Ok, so here’s the long-delayed compliment to these posts on LA density and mid-rise development, regarding the problem of enabling smaller footprint projects and different development models. The size of a development’s footprint was raised by Neal Lamontagne in criticism of mid-rise developments that take up the whole block, but really, it is just as applicable to high-rise development.

I agree that this is an important issue, for many of the same reasons I outlined for supporting mid-rise development in general: it opens the door for a wider variety of people to try their hand at land development. That means more new ideas, more development models, more sensitivity to local market conditions. If you ask me, communities are much more empowered to control their own future when many people in the community are potential developers than when a handful of the most active community members try to control a handful of developers through a handful of city planners.

So why don’t we see more fine-grained development? Let’s explore a few causes. They are somewhat varied, but they mostly come down to the fact that impediments to building have fixed components and variable components, so the larger the project, the greater the number of units upon which to distribute the fixed costs.

High Up-Front Costs

These costs are related to up-front project activities like doing traffic studies. Obviously, there’s an incremental cost too, since larger projects will have more impacts, but all activities have some mobilization cost – an amount that will be incurred no matter how small the actual task.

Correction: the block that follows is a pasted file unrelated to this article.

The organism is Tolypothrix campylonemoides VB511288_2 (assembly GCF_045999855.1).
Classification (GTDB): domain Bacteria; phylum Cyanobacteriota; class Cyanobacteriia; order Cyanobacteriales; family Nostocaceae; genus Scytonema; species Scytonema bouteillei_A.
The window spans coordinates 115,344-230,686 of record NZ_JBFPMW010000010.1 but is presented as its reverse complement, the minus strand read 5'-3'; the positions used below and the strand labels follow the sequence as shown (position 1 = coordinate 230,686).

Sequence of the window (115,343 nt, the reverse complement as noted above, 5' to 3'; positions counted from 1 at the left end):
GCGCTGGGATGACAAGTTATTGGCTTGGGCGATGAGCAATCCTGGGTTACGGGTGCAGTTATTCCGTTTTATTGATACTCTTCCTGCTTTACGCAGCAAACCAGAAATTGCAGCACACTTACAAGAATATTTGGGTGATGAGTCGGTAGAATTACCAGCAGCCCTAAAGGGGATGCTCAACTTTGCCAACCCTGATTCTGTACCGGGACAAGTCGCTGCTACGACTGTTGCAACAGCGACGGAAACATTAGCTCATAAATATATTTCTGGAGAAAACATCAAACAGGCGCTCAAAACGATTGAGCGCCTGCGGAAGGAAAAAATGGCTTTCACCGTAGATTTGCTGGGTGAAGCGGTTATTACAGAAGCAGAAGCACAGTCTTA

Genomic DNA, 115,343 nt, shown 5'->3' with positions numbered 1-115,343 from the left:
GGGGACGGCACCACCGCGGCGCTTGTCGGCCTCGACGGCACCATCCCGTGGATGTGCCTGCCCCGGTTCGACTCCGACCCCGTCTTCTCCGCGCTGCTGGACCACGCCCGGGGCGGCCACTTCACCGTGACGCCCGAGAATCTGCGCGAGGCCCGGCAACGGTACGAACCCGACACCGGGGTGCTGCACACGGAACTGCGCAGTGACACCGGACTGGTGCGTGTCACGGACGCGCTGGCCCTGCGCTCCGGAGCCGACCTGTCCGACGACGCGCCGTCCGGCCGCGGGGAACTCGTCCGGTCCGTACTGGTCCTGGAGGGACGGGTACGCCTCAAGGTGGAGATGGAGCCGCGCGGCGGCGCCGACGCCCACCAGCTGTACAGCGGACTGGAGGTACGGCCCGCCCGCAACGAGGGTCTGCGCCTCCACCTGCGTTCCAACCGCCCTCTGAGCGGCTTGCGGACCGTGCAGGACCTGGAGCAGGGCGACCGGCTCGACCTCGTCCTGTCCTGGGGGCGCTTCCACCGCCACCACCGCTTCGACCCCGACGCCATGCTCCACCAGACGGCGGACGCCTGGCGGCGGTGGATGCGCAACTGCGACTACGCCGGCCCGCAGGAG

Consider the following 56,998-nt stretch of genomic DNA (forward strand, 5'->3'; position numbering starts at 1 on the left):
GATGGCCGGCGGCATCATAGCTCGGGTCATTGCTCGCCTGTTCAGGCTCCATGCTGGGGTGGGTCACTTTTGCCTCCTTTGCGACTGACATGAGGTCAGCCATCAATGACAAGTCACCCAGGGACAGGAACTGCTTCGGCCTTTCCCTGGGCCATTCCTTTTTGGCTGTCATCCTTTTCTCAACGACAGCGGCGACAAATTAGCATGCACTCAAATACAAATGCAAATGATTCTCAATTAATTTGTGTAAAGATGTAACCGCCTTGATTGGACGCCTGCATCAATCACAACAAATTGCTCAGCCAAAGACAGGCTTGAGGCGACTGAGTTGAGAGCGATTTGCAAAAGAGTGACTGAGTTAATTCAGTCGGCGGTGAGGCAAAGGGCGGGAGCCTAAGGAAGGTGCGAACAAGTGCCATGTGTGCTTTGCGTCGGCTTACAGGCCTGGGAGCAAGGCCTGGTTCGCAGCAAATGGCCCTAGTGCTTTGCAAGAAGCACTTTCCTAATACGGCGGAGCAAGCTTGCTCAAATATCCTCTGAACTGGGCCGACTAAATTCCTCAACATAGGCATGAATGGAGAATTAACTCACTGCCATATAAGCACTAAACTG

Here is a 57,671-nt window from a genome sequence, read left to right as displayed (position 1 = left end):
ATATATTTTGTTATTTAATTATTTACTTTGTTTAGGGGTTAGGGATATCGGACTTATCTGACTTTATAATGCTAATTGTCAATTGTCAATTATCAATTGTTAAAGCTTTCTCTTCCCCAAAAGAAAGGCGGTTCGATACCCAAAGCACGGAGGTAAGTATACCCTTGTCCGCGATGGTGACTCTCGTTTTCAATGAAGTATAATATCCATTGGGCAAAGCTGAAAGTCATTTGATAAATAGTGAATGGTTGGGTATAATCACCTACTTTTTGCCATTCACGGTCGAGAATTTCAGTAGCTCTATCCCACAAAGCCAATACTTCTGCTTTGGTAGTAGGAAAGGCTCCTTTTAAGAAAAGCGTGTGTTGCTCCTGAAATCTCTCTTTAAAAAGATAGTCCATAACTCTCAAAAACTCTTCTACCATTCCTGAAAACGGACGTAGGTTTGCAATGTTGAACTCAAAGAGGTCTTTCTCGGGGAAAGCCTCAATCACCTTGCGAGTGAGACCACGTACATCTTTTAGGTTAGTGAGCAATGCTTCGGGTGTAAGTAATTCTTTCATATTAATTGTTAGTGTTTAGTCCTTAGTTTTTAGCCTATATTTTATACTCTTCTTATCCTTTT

Here’s a simple analogy. Suppose it costs you $100 to rent a delivery truck for a day, plus $10 in gas for every delivery trip you make, and that you make $20 per delivery. Obviously, you need to make at least 10 trips to break even, and many more trips than that to turn a decent profit. If the fixed costs of $100 were to go down, a delivery business making fewer trips would be feasible. Likewise, high fixed costs for development make smaller projects more difficult, because there are fewer units amongst which to distribute the costs.

Cities have direct control over some fixed costs, through things like permitting requirements and fees. Many cities charge a fee for plan review, often on a basis of how many units or square feet there are in the development. The per unit fee may decline as the number of units increases, because the city also faces fixed costs in doing the reviews. The result is that larger projects are saddled with smaller costs per unit, so they take less of a hit to the bottom line.